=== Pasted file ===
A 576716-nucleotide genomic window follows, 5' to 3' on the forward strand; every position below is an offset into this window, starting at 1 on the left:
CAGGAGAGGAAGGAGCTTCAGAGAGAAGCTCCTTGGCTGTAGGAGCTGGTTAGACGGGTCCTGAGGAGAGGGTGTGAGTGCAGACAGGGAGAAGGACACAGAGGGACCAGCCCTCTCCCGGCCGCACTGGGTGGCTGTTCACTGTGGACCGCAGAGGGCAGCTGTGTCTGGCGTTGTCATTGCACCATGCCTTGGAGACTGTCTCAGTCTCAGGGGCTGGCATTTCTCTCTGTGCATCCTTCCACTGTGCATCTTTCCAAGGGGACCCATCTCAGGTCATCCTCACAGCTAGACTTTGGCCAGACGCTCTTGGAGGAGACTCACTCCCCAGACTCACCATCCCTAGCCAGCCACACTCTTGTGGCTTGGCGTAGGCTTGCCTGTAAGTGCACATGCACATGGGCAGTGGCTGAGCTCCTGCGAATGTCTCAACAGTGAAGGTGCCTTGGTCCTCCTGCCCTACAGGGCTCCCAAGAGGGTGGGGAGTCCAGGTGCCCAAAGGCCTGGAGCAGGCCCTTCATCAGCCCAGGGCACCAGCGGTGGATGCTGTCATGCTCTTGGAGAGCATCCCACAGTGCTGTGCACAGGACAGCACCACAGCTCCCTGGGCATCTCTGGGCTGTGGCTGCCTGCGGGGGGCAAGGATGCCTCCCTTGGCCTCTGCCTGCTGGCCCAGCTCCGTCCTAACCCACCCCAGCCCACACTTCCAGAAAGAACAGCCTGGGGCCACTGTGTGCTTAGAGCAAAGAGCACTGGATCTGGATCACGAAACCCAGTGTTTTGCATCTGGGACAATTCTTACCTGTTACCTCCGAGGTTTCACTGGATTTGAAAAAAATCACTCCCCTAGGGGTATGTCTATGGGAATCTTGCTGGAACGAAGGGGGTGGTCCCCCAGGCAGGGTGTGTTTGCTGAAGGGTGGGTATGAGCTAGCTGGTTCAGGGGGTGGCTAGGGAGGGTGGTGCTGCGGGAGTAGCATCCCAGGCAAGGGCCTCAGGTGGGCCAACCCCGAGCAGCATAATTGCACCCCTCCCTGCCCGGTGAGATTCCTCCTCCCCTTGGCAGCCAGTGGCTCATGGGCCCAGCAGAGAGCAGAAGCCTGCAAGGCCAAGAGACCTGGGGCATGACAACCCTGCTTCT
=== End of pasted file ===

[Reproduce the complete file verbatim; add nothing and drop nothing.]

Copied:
A 576716-nucleotide genomic window follows, 5' to 3' on the forward strand; every position below is an offset into this window, starting at 1 on the left:
CAGGAGAGGAAGGAGCTTCAGAGAGAAGCTCCTTGGCTGTAGGAGCTGGTTAGACGGGTCCTGAGGAGAGGGTGTGAGTGCAGACAGGGAGAAGGACACAGAGGGACCAGCCCTCTCCCGGCCGCACTGGGTGGCTGTTCACTGTGGACCGCAGAGGGCAGCTGTGTCTGGCGTTGTCATTGCACCATGCCTTGGAGACTGTCTCAGTCTCAGGGGCTGGCATTTCTCTCTGTGCATCCTTCCACTGTGCATCTTTCCAAGGGGACCCATCTCAGGTCATCCTCACAGCTAGACTTTGGCCAGACGCTCTTGGAGGAGACTCACTCCCCAGACTCACCATCCCTAGCCAGCCACACTCTTGTGGCTTGGCGTAGGCTTGCCTGTAAGTGCACATGCACATGGGCAGTGGCTGAGCTCCTGCGAATGTCTCAACAGTGAAGGTGCCTTGGTCCTCCTGCCCTACAGGGCTCCCAAGAGGGTGGGGAGTCCAGGTGCCCAAAGGCCTGGAGCAGGCCCTTCATCAGCCCAGGGCACCAGCGGTGGATGCTGTCATGCTCTTGGAGAGCATCCCACAGTGCTGTGCACAGGACAGCACCACAGCTCCCTGGGCATCTCTGGGCTGTGGCTGCCTGCGGGGGGCAAGGATGCCTCCCTTGGCCTCTGCCTGCTGGCCCAGCTCCGTCCTAACCCACCCCAGCCCACACTTCCAGAAAGAACAGCCTGGGGCCACTGTGTGCTTAGAGCAAAGAGCACTGGATCTGGATCACGAAACCCAGTGTTTTGCATCTGGGACAATTCTTACCTGTTACCTCCGAGGTTTCACTGGATTTGAAAAAAATCACTCCCCTAGGGGTATGTCTATGGGAATCTTGCTGGAACGAAGGGGGTGGTCCCCCAGGCAGGGTGTGTTTGCTGAAGGGTGGGTATGAGCTAGCTGGTTCAGGGGGTGGCTAGGGAGGGTGGTGCTGCGGGAGTAGCATCCCAGGCAAGGGCCTCAGGTGGGCCAACCCCGAGCAGCATAATTGCACCCCTCCCTGCCCGGTGAGATTCCTCCTCCCCTTGGCAGCCAGTGGCTCATGGGCCCAGCAGAGAGCAGAAGCCTGCAAGGCCAAGAGACCTGGGGCATGACAACCCTGCTTCT